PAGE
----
Katy Perry is living her ‘Teenage Dream’

USA Today 8/19/10  Edna Gunderson

LOS ANGELES — Sorry, scandal buffs, this kitty isn’t catty. Katy Perry’s claws are fully retracted on the topic of Miley Cyrus and Taylor Swift, her rumored rivals. “Some people have a secret fetish to start catfights, and they want me to be more competitive than I actually am,” Perry says. “I’m a fan of Rihanna and Taylor and Gaga and Beyoncé and Miley and all those girls. We can coexist because we each bring something different to the table. That’s what’s great about female pop music these days. The ones who are shining are contributing to this big colorful spectrum.

 Few pop ingénues are as big or colorful as Perry, who is dominating the airwaves with summer smash California Gurls featuring Snoop Dogg, the buoyant, sun-drenched response to Jay-Z’s Empire State of Mind. The first single from Teenage Dream, out Tuesday, builds on the success of 2008 breakthrough One of the Boys, which sold 1.3 million copies and spawned hits I Kissed a Girl, Hot N Cold, Thinking of You and Waking Up in Vegas. The fastest-rising single at pop radio in four years, Gurls set a Mediabase top 40 airplay record with 13,167 spins in a single week. On USA TODAY’s airplay charts, it’s No. 1 at hot adult contemporary and No. 4 at top 40. It spent six weeks atop Billboard’s Hot 100 and has sold 3.4 million digital copies (on top of the 12.2 million tracks Boys  generated), according to Nielsen SoundScan.
Gurls, an electro-poppy West Coast cheer touting Daisy Dukes, bikini tops and Popsicle-melting suntans, “is a fun, easygoing song, but it’s not my
opus,” says Perry, who saw the tune as a splashy launch but is eager to share Dream cuts that reveal less dizzy aspects of her personality.

“After I Kissed a Girl, I knew it would take time to not look like a one-trick pony,” she says. “This album is a perfect snapshot of where I am mentally and
emotionally.”
Discussing her affection for cats, evolving religious beliefs and early pop failures, Perry, 25, bares a subtle, serious side in stark contrast to the goofy
coquette whose bra squirts whipped cream in the  Gurls video. In a pale, filmy sundress and no makeup, her hair pulled back, she’s the translucent
flipside of the fashion-infatuated cover girl who flaunts blue wigs, ample face paint, retro frocks, big bows and fruit motifs.

Yet Katy kitsch abounds in the sparsely appointed 1920s Loz Feliz home she shares with younger brother David, 21. Pink flamingos rim the pool. A
cotton candy machine, pink fridge, red polka-dotteakettle and “Team Krusty” neon sign brighten the kitchen and dining room.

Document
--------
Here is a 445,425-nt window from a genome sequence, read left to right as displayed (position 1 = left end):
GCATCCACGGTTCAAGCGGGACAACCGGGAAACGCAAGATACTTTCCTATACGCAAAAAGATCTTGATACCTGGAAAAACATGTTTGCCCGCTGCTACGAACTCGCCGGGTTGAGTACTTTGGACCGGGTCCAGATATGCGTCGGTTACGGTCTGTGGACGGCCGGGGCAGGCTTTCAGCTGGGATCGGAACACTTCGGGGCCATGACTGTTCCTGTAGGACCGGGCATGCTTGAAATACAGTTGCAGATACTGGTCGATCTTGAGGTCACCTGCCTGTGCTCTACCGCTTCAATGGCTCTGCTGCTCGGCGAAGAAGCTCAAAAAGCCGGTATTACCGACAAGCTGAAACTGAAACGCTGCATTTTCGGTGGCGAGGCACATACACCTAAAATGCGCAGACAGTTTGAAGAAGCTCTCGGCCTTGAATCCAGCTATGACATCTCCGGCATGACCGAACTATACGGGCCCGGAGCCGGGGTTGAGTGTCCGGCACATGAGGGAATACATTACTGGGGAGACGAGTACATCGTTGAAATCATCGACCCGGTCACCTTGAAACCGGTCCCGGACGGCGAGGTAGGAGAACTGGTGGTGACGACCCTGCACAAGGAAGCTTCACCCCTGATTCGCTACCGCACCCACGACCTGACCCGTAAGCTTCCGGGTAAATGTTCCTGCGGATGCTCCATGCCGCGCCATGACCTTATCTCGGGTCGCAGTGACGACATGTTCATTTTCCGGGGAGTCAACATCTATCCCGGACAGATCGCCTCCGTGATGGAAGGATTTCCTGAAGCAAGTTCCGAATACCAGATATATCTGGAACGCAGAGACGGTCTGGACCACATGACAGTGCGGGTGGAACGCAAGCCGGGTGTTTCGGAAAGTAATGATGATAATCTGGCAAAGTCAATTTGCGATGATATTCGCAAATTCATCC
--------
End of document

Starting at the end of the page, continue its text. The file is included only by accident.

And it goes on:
Though what she calls “touches of cuteness” reveal a genuine daffy nature, the maturity and thoughtfulness displayed on Dream are no less real, Perry says. “I relate to young women,” she says. “It’s the subject I can be most honest about. Lyrics are my focus, my forte, the black box of my heart. I don’t censor myself in songs.”

Self-empowerment and the search for lasting love are cherished themes. “Show ’em what you’re worth,” she commands on inspiring dance-rocker Firework. Not Like the Movies and The One That Got Away are
wistful, grown-up reflections on romance. Pearl examines a woman suffering under a domineering partner. And the goth-metallic Circle the Drain finds
Perry fiercely ripping a drugged-out ex.

“That’s my You Oughta Know,” she says, without divulging particulars. “It was hard to write because I stored away that feeling and had to conjure it back
up. It’s a cliché to say writing songs is therapeutic,but it’s true.”

Dreams doesn’t skimp on teenage escapism. Likely to follow Gurls up the charts are hangover singalong Last Friday Night (T.G.I.F.) and the randy
guy-leering Peacock.

Friday “is my Waking Up in Vegas 2.0,” says Perry, predicting it will sweep sorority houses. “It’s one of those no-brainer radio songs. Remember when I
Gotta Feeling came out? I’m like, really? But a week later, I’m going, ‘Mazel tov!’ like everyone else.”

Peacock’s crude wordplay sprang from observing the strutting polygamous male birds during a trip toIndia. “I’ve always been obsessed with birds,” she
says. “Peacocks have all these colors, can’t fly and sound like cats. And the name! I love double-entendres and puns.”

She collaborated with such pop pros as Dr. Luke,  Max Martin and Greg Wells, co-writing the 12 tracks and never surrendering her vision to steer Dreams  
toward both the hips and the heart.

“I wanted more tempo. I wanted people to move more, get sandwiched between each other and not know if the sweat is their own or someone else’s. Indoing so, I didn’t want to sacrifice storytelling or depth.”

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